Cliff House Hotel, The Cookbook, Martijn Kajuiter ~ A Book Review 2

For those of you that follow the blog on Twitter you will be aware that we were sent a copy of Martijn Kajuiter’s book by the man himself a few weeks ago.

Now as the book isn’t available in the UK yet ( list a UK publishing date as 3rd February 2011), we felt that you our readers deserved to know what it was like. Since the Chef Hermes blog first came across Martijn on Twitter we’ve felt a natural affinity with him. Reading his book, which is a beautifully put together piece of literature, just reinforces his belief’s on how food should be treated. To quote the inside cover;

Chef Martijn Kajuiter draws on traditional skills, the finest local produce, and some high technology in order to produce menus of unique character.

Reading through the book, Martijn clearly takes the view of doing very little to the food he produces with influences coming from different quarters, whether it be Fish & Chips, Coddle (a traditional stew, originally coming from Dublin), Bitterbal (or Shrimp balls as they are in English) or Chocolate mousse (served with olive oil & sea salt). Clearly the Michelin inspectors have been impressed, and in 2010 rewarded Mr Kajuiter & the Cliff House Hotel team with a star.

Martijn Kajuiter

Sometimes the problem when a chef decides he is going to write a cookery book, is that it will generally fall into one of two camps. The one where it is aimed at the fastidious professional chef with their water baths, rational ovens, anti griddles, espuma guns & liquid nitrogen, or the more lucrative domestic market. The Cliff House Hotel Cookbook seems to cross both divides quite cleverly. Although the hotel may hold a Michelin star, the kitchens produce food for effectively two different areas, the restaurant & the bar.

The book is divided into eleven chapters from, ‘Umami and Apples’ to ‘Order out of Chaos’. Many are then sub divided like the chapter on ‘The Garden’ which contains subject matter like vinaigrettes, vegetables, cold sauces & seafood. But the author just doesn’t reel off some of his cherished recipes, no, he gives explanations as to his logical thoughts, which on the surface may be a little avant guard but actually make sense. For example, there is a recipe for a sweet vinaigrette but Mr Kajuiter explains the reason for it;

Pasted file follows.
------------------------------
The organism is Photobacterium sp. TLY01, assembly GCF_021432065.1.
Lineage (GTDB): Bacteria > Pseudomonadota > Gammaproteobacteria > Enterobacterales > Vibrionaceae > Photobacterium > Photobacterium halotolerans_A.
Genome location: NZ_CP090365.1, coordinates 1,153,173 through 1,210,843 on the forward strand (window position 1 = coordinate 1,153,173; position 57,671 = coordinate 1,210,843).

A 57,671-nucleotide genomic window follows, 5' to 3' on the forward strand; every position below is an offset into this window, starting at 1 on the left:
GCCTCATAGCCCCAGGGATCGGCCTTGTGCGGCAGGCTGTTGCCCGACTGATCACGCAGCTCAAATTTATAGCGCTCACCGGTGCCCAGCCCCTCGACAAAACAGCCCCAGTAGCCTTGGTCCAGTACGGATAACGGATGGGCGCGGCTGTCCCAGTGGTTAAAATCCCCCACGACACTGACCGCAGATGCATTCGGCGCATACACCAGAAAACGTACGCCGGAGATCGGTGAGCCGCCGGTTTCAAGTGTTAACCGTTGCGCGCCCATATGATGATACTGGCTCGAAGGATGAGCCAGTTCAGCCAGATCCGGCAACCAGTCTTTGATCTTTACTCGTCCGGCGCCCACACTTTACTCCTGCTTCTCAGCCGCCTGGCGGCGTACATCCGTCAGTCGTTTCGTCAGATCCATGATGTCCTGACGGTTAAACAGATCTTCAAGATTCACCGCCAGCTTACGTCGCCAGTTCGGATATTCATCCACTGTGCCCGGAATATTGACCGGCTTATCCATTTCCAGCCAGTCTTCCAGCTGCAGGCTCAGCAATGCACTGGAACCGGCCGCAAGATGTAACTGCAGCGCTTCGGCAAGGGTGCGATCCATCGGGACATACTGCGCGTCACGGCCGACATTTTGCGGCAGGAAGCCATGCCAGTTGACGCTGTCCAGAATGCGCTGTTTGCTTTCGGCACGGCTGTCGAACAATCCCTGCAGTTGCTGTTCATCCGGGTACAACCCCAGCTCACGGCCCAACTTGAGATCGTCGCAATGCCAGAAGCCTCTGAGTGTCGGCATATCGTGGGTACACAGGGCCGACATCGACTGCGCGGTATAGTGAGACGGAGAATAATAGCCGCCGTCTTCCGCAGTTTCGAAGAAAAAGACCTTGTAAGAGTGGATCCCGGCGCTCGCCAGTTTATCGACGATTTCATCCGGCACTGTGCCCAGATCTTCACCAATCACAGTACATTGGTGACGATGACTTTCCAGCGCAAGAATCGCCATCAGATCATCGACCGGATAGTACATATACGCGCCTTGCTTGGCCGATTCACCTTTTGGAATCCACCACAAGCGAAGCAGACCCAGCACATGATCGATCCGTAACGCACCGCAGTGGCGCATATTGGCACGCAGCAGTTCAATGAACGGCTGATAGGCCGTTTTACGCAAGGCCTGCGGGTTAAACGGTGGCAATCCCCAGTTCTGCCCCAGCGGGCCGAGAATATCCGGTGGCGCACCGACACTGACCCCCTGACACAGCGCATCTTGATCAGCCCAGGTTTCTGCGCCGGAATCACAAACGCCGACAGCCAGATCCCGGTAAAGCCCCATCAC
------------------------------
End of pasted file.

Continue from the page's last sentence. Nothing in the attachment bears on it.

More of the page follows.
Think of caramelised apple or chocolate fudge. Both are overwhelmingly sweet and bursting with flavour, but in my opinion they need something sharp. That sharpness will enhance the explosion of flavour and your ability to taste.

Martijn Kajuiter

While most of the cookbooks coming from such acclaimed chefs like Mr Kajuiter are restaurant orientated, The Cliff House Cookbook differs and stays true to the property from which it has been born. There are hotel chefs & there are restaurant chefs, seldom do the two paths cross. The main reason is that being in a hotel as a chef there are more factors that pull on your time and in a way, you can become more diluted in the end result you deliver to your guests. Yet at Cliff House they seem to somehow have this covered and although there are the nice ‘food porn’ type pictures and recipes, there are also what are considered the more staple and basic foods, such as ‘jam, jellies, drinks & preserves’ with recipes for the less advanced home cook who aspires to cooking quality food. As we flicked through the book, it’s always hard to find a recipe that will appeal to you, the reader. It needs to be something different yet relatively easy to portray in a post, but also capture the recipe’s author and ‘Rhubarb Gin’ does both. Start to finish it will take 10weeks and so won’t be ready for the blog’s 1st birthday, but will be ready for the sunny afternoons on the terrace. We’ll keep you posted.

Martijn Kajuiter

In conclusion, the Cliff House Hotel Cookbook is a great body of work which encapsulates the essence of the hotel & it’s staff, utilising & promoting the great local produce combining in an outstanding product. So if you received book tokens for Christmas and can hold out till early February, then it’s worth the wait. If not, it is available to buy at the moment on in the US.Martijn Kajuiter

We’d like to thank Martijn Kajuiter for supplying the Chef Hermes Blog with some of the images and a copy of The Cliff House Hotel Cookbook for us to review.

Cliff House Hotel,


Co Waterford,

Republic of Ireland.

Phone: +353 (0)24 87800


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